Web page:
Do we have an AI hype problem?
Apr 3, 2023

Do we have an AI hype problem?

Thousands of experts are sounding alarms about a potential dark future created by artificial intelligence. Computational linguist Emily M. Bender, however, says we should be more concerned about the harm the technology is already causing.

Last week, Elon Musk and more than 1,000 experts in science and technology signed an open letter to labs developing advanced artificial intelligence, asking them to pause the “out of control race” to train ever more powerful systems.

The letter warns that these “non-human minds” might eventually outsmart us, risking the “loss of control of our civilization.”

But the way the issue is framed misses the mark, according to Emily M. Bender, a computational linguist at the University of Washington. Bender is skeptical of AI hype, but that’s not to say she doesn’t have concerns about this technology.

She and her co-authors lay out a number of those concerns in their 2021 paper, “On the Dangers of Stochastic Parrots.” That’s how she describes large language models like ChatGPT.

Marketplace’s Meghan McCarty Carino spoke with Bender about what she sees as the real dangers in these models, starting with the way they use language itself.

The following is an edited transcript of their conversation.

Emily M. Bender: Text is very convincing. Language is something we associate with other humans, and when we understand language, what we’re doing is imagining the mind behind the language. When the text didn’t start from a human, but instead it started from one of these probabilistic text synthesis machines, we are still going to be prone to imagining a mind that’s there and being fooled into thinking it is understanding, reasoning and having thoughts about the world, when it’s not.

Meghan McCarty Carino: One of the dangers you have not mentioned is the idea that AI could turn evil or put us all out of our jobs and take over the world. What do you make of that kind of rhetoric?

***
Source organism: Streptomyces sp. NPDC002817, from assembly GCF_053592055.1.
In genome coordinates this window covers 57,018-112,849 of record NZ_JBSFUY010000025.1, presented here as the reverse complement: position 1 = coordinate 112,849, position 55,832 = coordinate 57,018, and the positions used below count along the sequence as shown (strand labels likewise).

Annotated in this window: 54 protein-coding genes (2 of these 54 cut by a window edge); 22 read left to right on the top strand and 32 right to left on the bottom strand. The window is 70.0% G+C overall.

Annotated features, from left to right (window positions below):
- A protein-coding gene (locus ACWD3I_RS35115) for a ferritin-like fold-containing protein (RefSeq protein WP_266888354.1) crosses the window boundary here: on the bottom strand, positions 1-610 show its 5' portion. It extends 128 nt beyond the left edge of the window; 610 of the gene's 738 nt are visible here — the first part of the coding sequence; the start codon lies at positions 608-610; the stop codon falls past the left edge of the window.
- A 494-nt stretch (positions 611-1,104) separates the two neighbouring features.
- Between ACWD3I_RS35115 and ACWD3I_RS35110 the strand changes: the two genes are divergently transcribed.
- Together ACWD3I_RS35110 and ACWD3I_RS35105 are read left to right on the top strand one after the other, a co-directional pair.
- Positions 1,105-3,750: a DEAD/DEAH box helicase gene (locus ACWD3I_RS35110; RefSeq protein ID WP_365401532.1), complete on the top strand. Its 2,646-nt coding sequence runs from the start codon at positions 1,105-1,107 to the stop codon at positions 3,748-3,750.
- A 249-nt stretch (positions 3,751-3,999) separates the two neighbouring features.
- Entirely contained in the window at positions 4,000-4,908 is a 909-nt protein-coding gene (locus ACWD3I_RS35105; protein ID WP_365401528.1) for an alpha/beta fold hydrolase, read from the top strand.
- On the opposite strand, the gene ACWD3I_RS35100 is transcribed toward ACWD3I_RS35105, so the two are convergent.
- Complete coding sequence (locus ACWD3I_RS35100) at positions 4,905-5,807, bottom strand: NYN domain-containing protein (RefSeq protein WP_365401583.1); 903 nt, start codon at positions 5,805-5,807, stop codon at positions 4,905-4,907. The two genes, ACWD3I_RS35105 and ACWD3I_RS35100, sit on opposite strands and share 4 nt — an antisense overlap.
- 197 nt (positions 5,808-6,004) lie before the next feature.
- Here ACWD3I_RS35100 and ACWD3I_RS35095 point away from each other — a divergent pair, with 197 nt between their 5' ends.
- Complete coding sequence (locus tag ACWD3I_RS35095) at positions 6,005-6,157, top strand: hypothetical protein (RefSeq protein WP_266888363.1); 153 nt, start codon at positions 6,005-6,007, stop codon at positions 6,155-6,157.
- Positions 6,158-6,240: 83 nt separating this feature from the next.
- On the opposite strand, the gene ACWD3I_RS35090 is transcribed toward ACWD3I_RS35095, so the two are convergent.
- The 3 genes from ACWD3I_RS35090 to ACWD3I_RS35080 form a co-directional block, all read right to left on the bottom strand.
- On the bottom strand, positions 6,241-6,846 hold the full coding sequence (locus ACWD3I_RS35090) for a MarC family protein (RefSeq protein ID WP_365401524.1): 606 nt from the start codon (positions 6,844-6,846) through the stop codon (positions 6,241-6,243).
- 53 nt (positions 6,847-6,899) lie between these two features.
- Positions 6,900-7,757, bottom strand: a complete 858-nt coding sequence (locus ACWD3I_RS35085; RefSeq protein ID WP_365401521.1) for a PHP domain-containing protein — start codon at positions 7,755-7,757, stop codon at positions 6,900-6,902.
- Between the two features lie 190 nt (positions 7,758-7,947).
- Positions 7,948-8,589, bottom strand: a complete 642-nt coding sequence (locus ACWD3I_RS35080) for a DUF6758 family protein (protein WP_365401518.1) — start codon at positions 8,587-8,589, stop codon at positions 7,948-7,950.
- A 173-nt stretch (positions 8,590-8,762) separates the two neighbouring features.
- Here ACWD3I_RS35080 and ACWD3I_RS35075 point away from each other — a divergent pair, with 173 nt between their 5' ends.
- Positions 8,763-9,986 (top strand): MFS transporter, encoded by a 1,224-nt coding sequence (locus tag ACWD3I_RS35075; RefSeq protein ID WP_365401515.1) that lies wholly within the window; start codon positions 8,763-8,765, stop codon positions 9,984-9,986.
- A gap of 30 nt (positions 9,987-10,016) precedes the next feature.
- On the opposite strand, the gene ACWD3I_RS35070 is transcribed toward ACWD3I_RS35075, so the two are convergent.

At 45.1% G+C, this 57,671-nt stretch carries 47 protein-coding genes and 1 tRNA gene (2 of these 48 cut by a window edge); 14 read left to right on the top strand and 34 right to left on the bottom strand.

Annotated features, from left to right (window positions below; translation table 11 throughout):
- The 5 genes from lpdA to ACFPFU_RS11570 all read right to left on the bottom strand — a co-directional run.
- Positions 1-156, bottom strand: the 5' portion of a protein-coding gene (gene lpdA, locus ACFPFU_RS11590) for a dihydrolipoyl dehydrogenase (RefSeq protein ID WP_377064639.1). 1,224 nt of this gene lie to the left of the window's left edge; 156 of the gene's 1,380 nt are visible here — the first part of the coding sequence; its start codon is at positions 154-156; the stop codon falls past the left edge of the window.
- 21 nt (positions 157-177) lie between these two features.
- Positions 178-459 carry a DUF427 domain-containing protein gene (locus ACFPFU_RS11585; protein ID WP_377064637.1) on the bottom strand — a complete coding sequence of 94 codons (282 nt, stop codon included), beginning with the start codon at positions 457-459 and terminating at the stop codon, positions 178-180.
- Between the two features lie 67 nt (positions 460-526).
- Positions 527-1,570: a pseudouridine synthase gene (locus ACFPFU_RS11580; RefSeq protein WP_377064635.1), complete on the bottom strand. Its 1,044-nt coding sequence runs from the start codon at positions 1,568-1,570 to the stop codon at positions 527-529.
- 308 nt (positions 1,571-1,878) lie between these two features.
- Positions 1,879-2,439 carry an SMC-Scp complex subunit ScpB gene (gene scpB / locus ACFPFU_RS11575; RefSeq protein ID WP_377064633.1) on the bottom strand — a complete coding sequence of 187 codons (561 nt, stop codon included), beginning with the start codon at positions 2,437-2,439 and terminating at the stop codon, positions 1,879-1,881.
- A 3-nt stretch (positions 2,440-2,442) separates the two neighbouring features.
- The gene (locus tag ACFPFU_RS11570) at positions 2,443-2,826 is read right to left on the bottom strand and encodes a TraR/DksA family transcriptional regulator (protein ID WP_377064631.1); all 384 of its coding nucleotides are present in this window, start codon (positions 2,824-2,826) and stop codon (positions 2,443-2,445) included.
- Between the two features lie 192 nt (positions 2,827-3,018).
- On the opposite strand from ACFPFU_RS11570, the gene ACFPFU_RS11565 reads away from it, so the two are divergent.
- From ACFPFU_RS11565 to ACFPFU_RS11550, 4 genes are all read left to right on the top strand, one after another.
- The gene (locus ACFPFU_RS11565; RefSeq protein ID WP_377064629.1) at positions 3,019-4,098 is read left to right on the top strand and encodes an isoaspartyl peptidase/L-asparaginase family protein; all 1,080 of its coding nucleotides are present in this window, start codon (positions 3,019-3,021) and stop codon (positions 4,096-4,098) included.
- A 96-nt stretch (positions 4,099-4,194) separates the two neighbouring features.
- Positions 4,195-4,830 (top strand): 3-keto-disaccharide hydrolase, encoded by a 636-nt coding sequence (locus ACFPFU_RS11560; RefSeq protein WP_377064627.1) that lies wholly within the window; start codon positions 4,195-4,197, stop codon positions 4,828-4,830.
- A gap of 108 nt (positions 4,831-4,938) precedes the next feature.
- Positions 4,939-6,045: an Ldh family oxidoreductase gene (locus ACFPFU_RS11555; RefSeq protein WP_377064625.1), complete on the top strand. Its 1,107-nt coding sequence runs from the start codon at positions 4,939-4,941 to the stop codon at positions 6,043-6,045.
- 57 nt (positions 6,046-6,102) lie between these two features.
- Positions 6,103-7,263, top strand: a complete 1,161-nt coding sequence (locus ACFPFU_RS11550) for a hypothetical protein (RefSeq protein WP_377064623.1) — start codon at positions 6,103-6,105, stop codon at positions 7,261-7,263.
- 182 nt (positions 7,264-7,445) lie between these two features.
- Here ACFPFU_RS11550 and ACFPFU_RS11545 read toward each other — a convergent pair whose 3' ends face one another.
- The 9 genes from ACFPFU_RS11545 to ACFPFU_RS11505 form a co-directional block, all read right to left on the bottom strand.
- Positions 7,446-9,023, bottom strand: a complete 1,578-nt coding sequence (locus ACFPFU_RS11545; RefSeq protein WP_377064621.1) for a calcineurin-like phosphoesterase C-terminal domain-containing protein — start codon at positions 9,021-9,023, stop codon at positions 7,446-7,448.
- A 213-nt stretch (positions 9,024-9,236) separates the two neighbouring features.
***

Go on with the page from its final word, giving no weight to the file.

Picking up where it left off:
Bender: I think that kind of rhetoric is a large distraction and a sales technique. It’s this idea that if this thing is so powerful and it might turn into this world-ending monster, then the company that built it has made something extra-super-powerful and extra-super-special. It’s also a big distraction from the real harms that are happening now, like when the system puts out noninformation that gets interpreted and then becomes misinformation, including things like repeating racist remarks, for example. Those are the real harms that are happening now and aren’t part of some speculative fiction.

McCarty Carino: Is it fair to say you think that is contributing to a bit of a hype problem around AI?

Bender: I think we have an enormous hype problem around AI, starting with the term AI. The term “artificial intelligence” suggests what it is that people want to build. There is a much better term that was proposed by Stefano Quintarelli — his term is systematic approaches to learning algorithms and machine inferences. That’s a mouthful, but the point is, the acronym is SALAMI. When you use that term, you can tell how ridiculous it is to ask, does this SALAMI have emotions? Is the SALAMI sentient? Does the SALAMI have good morals? So, it really is important to talk about this in terms that helps us see it for what it is. And obviously, it’s not salami, but it’s an artifact. It’s a computer program. It’s a set of approaches to using statistics over the distribution of words to come out with more strings of words. It’s not actually intelligent.